How the Body Positivity Movement Failed Men

The patriarchy is an unfair system that places loads of unrealistic expectations onto women. Women are expected to act, dress, and look a certain way in order to be treated like human beings, and it’s unreasonable to expect anyone to perfect all of these demands. Early feminist movements such as the Body Positivity movement often neglected to mention that men are also victims of the patriarchy.

Although many people see eating disorders as a primarily female issue, a Vancouver study showed that at least 1/3 men have struggled with an eating disorder at some point in their lives. This issue is particularly prevalent in LGBTQ spaces, where over half of men report having body image issues and 84% feel “an intense pressure” to have a good body. In the same survey, only 1% of men felt “very happy” in their bodies. Young boys report wanting to be bigger and bulkier as early as 7 years old and say that they would be interested in starting a workout regime.

With those statistics in mind, go ahead and search #bodypositivity on any social media of your choosing. I’ll go ahead and share a screenshot of how my Instagram search looks right now:

Not a man in sight.

Ever since the Body Positivity movement gained traction in the early 2000s, the attitude and language surrounding its message has been intended for women. Even the wording doesn’t suit the body-image issues that men typically face. For instance, saying “you don’t have to be small” isn’t helpful when men actually face a pressure to be big and muscular. Being skinny is often frowned upon in male spaces, so that statement isn’t relevant to masculine culture. Men also face some other unique differences in body image, such as a greater focus on their height.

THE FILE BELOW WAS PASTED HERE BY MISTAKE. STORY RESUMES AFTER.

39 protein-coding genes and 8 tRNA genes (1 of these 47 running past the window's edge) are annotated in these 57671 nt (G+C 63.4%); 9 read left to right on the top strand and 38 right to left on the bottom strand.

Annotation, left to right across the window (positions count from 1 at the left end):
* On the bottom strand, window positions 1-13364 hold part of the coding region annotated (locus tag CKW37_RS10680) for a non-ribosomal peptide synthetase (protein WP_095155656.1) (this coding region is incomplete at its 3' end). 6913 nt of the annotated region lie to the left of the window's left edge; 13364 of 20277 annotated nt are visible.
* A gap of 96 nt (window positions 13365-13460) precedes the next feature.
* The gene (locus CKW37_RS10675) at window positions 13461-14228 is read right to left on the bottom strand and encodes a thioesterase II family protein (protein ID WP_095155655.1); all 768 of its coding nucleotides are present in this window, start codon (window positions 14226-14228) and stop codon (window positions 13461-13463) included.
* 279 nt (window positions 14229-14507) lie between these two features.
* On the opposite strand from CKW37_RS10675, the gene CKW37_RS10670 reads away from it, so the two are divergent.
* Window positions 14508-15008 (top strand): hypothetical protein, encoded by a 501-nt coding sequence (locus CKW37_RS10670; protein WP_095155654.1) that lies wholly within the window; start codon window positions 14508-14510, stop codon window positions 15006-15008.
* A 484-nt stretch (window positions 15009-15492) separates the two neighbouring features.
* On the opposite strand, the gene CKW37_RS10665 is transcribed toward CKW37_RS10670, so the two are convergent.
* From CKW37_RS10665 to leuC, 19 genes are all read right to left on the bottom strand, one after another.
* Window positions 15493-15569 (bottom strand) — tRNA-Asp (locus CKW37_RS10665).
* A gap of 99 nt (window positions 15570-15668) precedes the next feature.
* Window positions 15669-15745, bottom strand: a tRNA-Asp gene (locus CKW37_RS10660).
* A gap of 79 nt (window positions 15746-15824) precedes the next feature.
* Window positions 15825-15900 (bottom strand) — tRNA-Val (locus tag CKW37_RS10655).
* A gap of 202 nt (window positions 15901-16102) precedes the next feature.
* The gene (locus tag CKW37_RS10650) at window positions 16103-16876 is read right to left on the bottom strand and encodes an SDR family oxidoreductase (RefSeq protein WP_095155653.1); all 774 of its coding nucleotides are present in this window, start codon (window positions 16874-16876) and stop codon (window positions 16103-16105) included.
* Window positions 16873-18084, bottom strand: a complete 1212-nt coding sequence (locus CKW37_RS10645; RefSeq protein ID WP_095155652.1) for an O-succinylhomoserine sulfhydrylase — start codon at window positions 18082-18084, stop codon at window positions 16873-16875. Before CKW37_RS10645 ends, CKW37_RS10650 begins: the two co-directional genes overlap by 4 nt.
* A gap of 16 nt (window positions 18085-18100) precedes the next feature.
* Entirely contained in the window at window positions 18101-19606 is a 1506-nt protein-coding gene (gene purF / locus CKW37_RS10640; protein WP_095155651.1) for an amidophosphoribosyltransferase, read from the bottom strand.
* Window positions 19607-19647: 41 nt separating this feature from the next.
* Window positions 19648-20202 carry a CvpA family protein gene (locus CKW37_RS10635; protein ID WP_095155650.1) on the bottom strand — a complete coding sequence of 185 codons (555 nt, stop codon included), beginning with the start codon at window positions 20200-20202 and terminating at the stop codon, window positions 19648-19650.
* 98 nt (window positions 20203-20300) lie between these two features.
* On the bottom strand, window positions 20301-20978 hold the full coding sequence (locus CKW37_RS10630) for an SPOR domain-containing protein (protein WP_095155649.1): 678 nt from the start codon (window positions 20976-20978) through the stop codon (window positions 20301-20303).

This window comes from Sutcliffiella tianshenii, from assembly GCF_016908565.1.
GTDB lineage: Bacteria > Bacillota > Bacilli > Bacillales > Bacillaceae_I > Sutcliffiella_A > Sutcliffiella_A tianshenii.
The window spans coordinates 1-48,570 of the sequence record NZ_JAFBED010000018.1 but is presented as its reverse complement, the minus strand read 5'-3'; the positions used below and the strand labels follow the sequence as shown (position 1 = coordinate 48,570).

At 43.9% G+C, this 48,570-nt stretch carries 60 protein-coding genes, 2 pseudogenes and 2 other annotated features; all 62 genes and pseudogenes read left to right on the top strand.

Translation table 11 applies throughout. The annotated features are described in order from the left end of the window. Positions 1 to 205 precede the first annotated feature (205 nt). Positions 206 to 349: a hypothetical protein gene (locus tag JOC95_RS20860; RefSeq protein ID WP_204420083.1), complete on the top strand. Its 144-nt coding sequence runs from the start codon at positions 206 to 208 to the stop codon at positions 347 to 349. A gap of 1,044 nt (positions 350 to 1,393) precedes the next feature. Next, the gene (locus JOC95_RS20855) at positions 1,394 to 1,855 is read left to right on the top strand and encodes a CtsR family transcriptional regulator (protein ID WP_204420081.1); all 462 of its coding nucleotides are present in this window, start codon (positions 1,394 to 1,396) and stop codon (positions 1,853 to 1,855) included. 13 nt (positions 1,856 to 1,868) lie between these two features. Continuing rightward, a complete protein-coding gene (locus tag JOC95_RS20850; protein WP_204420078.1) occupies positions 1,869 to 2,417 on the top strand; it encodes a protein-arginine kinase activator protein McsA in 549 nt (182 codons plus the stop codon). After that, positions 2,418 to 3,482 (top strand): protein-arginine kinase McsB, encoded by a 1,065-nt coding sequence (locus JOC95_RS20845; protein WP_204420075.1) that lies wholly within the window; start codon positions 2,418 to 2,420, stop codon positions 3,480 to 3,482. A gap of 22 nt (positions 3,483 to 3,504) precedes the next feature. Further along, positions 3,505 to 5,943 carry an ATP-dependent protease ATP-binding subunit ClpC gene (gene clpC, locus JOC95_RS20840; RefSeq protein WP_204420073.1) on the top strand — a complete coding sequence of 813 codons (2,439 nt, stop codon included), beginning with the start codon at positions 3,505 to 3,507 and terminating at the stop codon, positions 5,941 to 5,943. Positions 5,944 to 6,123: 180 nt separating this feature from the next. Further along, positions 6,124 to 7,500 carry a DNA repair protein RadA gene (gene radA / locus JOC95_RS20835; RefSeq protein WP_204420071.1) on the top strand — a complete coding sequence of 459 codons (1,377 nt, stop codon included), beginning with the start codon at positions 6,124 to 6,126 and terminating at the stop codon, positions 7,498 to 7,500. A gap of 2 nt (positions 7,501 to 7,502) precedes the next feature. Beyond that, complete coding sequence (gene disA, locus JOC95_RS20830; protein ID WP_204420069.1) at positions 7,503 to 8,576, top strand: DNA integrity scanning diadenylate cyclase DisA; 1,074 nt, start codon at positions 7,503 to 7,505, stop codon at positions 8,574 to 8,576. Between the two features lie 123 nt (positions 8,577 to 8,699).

Instead, the language we use for men is often quite negative. Since the patriarchy is male-centric, the population as a whole still has no problem with shaming individual men for their bodies. One of the first insults we turn to when talking about men we dislike is the size of their penis, which sets some unrealistic expectations (and is very uncomfortable for a transman to hear!). I’ve also heard people say that it’s “okay to shame men because they have an easier time losing weight and gaining muscle than women,” which is only true on a case-by-case basis and is still body-shaming even if it were 100% true. Just because it’s easier for a man doesn’t mean he has the time, motivation, or equipment that he needs to do it, and it shouldn’t define his worth regardless.

On top of all that, men typically have a harder time reaching out about their insecurities because of masculine standards set by the patriarchy. It isn’t socially acceptable to even talk about feeling insecure because men are expected to put forward confidence no matter how they think, so the core issues end up being pushed aside.

So, in the wake of the Body Positivity movement, men have taken to creating their own spaces to talk about their bodies and celebrate themselves. One such man is Ryan Dziadul, who started the Instagram page @the12ishstyle after feeling frustrated by the lack of positivity for heavy-set men, especially in the world of fashion.

“Do you remember your first experience with a negative body image? I distinctly remember being in the Sears fitting room in second grade crying because everyone was wearing jeans and there weren’t any in the “husky” department that fit me. I had to wear chinos and felt like such a dork. That’s my first memory of feeling like my body was betraying me.”

Ryan Dziadul

Thanks to the efforts of men like Ryan Dziadul, the conversation about masculine bodies seems to be shifting. It’s true that men have significantly more privilege in most situations when compared to women, but that doesn’t mean that toxic masculinity is any less damaging in male culture, and people are finally beginning to see that.

In the meantime, let’s hear some positivity for the boys! Click on each picture to see it full-size.

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